Visual surveillance was unquestionably lawful because “the eye cannot by the laws of England be guilty of a trespass.”
Boyd v. United States, 116 U.S. 616,628 (1886)
Back-in-the-day pre-Internet and cell phone cameras, use of optical appliances and film cameras was a tricky business. Not only was the equipment somewhat bulky, it was obvious to any observer what you were doing, e.g. pointing a 35 mm telephoto-lensed camera at someone. Or even watching through binoculars. Movie cameras were even worse, and forget video – it didn’t exist for the average P.I.
Some of the P.I.s and P.I. hangers-on would assemble at the end of the day, or at a P.I. association meeting, and discuss custom vans with all manner of monitors, video equipment, and shotgun microphones. The group was usually divided into the haves, and the have-nots, the have-nots being 95% of the participants. Of course, the 5% got all the high-end work.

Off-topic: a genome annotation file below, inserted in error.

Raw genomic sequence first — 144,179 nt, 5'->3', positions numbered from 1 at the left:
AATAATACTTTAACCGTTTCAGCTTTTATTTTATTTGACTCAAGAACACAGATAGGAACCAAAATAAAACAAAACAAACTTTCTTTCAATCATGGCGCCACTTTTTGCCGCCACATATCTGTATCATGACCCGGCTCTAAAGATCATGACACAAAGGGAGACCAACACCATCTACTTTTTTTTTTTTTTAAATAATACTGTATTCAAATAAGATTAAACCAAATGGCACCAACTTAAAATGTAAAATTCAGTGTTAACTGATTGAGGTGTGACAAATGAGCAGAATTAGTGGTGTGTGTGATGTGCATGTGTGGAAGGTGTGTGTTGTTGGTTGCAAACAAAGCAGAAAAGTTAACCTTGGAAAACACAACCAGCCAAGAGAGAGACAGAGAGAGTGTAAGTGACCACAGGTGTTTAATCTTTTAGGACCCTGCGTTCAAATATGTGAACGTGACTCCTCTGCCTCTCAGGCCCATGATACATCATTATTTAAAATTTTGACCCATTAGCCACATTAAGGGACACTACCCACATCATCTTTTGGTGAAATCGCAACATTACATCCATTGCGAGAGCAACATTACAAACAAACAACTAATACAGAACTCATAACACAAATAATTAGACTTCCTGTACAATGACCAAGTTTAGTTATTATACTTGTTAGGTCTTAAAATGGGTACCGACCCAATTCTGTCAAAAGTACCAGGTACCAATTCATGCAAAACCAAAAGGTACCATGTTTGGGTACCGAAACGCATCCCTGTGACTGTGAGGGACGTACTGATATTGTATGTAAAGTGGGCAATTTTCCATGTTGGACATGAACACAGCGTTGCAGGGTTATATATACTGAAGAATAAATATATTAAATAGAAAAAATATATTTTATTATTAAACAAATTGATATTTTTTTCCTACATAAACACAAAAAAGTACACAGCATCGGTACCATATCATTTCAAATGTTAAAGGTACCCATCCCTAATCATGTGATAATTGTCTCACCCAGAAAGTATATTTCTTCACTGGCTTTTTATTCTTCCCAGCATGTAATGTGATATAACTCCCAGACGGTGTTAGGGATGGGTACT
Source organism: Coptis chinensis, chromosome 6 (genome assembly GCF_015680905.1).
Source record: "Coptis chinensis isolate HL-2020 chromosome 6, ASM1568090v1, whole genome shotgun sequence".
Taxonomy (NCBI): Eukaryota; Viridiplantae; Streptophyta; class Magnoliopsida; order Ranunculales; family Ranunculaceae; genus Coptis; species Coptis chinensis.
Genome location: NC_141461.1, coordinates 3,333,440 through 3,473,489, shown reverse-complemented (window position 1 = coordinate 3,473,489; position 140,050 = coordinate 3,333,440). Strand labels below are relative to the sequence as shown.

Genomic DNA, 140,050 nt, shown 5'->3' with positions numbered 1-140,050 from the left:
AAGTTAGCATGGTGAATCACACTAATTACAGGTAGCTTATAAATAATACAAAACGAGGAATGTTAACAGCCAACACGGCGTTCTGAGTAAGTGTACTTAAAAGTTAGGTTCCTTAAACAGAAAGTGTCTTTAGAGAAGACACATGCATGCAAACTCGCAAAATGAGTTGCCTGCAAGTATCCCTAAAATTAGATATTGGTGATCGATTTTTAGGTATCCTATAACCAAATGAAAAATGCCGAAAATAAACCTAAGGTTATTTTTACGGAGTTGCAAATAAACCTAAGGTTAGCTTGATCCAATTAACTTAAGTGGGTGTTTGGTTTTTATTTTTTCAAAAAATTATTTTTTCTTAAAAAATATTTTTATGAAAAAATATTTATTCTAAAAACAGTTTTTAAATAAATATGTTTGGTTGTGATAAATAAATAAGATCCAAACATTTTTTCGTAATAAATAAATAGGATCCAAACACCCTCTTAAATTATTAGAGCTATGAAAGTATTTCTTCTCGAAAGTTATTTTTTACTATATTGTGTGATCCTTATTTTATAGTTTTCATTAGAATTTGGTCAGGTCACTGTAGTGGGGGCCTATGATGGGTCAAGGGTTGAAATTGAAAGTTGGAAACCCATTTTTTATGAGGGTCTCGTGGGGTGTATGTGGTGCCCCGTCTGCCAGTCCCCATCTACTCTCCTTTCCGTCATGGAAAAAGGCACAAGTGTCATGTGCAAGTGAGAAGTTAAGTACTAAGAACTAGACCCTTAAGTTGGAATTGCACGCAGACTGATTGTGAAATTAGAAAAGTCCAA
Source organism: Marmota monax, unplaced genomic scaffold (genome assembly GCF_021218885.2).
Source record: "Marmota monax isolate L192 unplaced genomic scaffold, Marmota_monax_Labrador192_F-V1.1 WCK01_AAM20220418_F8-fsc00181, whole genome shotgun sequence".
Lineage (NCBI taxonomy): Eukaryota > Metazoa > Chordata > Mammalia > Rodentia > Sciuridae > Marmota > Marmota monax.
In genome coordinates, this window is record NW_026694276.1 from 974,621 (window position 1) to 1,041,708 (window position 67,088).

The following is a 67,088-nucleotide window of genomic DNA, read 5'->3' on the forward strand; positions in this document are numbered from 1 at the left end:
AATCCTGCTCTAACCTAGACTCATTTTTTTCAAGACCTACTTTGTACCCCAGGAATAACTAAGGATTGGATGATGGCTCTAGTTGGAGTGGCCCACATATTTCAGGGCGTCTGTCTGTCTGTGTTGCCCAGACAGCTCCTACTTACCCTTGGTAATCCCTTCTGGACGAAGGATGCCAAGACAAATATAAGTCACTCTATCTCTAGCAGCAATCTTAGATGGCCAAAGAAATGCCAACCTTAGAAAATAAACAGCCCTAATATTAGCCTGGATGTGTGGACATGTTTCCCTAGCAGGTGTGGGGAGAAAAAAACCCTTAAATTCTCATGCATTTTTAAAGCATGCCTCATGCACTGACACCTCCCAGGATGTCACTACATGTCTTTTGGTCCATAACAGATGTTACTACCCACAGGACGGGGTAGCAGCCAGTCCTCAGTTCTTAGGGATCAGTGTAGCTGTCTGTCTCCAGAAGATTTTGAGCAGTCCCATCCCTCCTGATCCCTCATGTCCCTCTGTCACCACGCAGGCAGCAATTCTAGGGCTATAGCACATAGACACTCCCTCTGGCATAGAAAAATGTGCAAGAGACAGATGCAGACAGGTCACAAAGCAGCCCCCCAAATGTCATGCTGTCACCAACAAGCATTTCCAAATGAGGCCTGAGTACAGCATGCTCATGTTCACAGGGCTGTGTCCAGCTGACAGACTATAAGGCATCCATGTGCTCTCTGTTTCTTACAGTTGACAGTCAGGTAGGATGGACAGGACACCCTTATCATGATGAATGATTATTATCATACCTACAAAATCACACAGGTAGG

Most of my camera work was medium or close range, less than 75 feet. Get in, get the picture, get out. I did have a great camera, though.
A Contax 35 mm, with a 70-200 mm zoom telephoto lens, using a 2x teleconverter. It had an internal motor drive, as well. Burned lotsa film.
My binoculars were less impressive. A cheap plastic pair. The saving grace was they were 12 x 50. Could discern whether a spot was a mole or a zit @ 100 yards.
I still have the binoculars, but the camera and lens were on loan to my ex-wife when her apartment was burgled some years ago.
Oh, well, I’m not skulking about, taking photographs anymore. Film is too expensive, with processing and all. And old school. Everything’s digital, now…
And, after all, the government is doing that to all of us, anyway.